It's Just Something In My Eye L-1

After running around the news center like a chicken with his head cut off and tons of torrential downpours involving a Phase II lightning warning and the shuttle having a close encounter with a bolt, they finally cleared us for Rotating Service Structure (RSS) retract, where they reveal the shuttle. However, due to the weather, as we got there, it was already retracted. 

When I first got out of the vehicle, my jaw was on the ground. For one of a few moments in my life, I was actually speechless. I was at a total loss for words at the giant, yet somehow gentle, monster which stood before me. I stood there mesmerized at the sheer size and magnitude of it. Compared to the models and the pictures, it is bigger vertically with the full stack. A true beauty. Although it was cloudy, the overcast skies represent the ominous future of the future of America's space program, and yet at the same time cast a small light on the shear magnificence of a vehicle which has served a nation, through good times and bad, for 30 years. 

Atlantis as she stands at the pad for the final time. Credit: Sawyer Rosenstein

Flags fly as Atlantis prepares for her final liftoff. Credit: Sawyer Rosenstein

When I was finally able to collect myself, I began snapping photographs left and right. In total, I came out with 151 photographs from just a few hundred feet from this American icon. Finally, one person came up to me and said the one piece of advice I am very glad I listened to. The New Zealand native said, "Put the lens down for five minutes and just make a permanent mental image in your mind of what you're seeing". It was the best idea I have ever heard, and took full advantage of those five minutes.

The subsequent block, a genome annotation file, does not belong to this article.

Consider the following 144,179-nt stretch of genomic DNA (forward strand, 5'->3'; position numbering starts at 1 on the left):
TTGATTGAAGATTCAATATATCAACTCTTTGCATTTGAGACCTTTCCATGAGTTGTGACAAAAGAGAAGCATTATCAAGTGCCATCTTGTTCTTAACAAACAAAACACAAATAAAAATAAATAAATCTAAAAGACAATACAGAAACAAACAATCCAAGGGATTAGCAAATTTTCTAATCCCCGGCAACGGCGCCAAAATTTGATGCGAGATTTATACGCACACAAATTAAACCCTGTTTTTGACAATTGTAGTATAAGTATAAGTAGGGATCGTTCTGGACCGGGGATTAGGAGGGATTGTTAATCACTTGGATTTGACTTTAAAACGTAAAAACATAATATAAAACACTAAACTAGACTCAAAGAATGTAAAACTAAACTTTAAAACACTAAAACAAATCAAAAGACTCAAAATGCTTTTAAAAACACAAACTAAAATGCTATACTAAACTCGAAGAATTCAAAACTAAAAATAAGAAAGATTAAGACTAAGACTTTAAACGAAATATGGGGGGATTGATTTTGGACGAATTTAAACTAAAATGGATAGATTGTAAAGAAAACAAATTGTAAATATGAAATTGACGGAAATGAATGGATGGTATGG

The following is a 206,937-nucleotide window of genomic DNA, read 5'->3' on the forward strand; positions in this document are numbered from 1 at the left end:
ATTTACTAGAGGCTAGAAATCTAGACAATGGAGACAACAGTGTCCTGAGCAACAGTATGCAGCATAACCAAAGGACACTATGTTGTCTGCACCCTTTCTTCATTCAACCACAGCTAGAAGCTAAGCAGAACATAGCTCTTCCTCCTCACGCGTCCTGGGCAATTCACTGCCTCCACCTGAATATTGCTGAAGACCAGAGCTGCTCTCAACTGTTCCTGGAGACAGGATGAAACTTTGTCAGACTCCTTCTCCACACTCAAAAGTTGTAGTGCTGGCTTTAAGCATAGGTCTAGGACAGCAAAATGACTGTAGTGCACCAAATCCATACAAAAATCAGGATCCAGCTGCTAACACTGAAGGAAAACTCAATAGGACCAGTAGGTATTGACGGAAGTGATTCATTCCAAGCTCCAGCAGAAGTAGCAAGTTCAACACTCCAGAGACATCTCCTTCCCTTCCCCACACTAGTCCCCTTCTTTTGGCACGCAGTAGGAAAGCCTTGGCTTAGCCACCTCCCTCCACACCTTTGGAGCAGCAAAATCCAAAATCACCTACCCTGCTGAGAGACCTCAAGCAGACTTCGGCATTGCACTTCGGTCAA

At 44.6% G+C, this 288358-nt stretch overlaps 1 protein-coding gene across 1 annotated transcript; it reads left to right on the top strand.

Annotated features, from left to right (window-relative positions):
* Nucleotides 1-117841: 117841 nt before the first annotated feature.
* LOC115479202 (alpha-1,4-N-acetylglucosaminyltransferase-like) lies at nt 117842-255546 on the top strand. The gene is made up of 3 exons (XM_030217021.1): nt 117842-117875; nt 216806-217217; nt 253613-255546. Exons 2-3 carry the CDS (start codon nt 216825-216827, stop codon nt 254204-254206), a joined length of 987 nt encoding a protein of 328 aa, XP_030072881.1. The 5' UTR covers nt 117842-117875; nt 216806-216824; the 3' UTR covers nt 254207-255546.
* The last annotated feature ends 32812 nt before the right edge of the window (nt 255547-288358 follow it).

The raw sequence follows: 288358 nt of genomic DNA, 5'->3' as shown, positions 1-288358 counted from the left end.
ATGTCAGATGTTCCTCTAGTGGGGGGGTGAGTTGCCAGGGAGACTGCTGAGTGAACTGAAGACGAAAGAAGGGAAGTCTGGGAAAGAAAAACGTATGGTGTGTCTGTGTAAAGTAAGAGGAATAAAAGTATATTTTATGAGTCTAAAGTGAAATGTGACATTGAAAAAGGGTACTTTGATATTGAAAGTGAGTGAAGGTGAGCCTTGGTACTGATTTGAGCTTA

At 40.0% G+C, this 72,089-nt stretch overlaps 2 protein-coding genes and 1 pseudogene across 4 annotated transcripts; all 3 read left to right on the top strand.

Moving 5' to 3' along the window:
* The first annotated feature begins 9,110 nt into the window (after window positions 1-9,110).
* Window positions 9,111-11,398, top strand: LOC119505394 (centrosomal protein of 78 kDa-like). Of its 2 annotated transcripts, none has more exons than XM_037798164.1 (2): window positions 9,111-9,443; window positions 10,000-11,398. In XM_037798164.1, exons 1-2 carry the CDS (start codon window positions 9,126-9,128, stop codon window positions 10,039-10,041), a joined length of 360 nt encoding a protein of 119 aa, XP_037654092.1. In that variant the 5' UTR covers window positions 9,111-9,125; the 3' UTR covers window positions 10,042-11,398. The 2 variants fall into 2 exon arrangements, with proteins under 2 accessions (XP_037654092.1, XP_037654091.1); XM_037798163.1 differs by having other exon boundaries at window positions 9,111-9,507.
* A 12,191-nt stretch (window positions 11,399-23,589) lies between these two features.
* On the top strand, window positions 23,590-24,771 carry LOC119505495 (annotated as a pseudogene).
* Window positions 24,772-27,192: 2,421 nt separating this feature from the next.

A wide view of the pad as Atlantis is ready for her STS-135 flight on a cloudy L-1 Credit: Sawyer Rosenstein

From left to right Sawyer Rosenstein and Gene Mikulka of Talking Space prepare to broadcast the launch of Atlantis by saying goodbye to her before she launches Credit: Sawyer Rosenstein

Of course, we had to pose for the photos in front of the vehicle. I am still, as I type, floored by what a stupendous vehicle we as humans, not just Americans, have built. This is the pride and glory of the space program, from Hubble to ISS, the shuttle made it possible. It diversified space travel, and in some way, whether through spinoffs or just being amazed by its capabilities, has touched all of us deep inside, and that's something all of us, myself especially, will take away from being one of the last press members to get that close to a vehicle on the pad.

As a side note, I then interviewed STS-130 astronaut Terry Virts and Expedition 26/27 astronaut as well as two-time shuttle flier Cady Coleman, and will have those clips either for the live show or for our next episode.

Go Atlantis and God Speed on launch day! Sawyer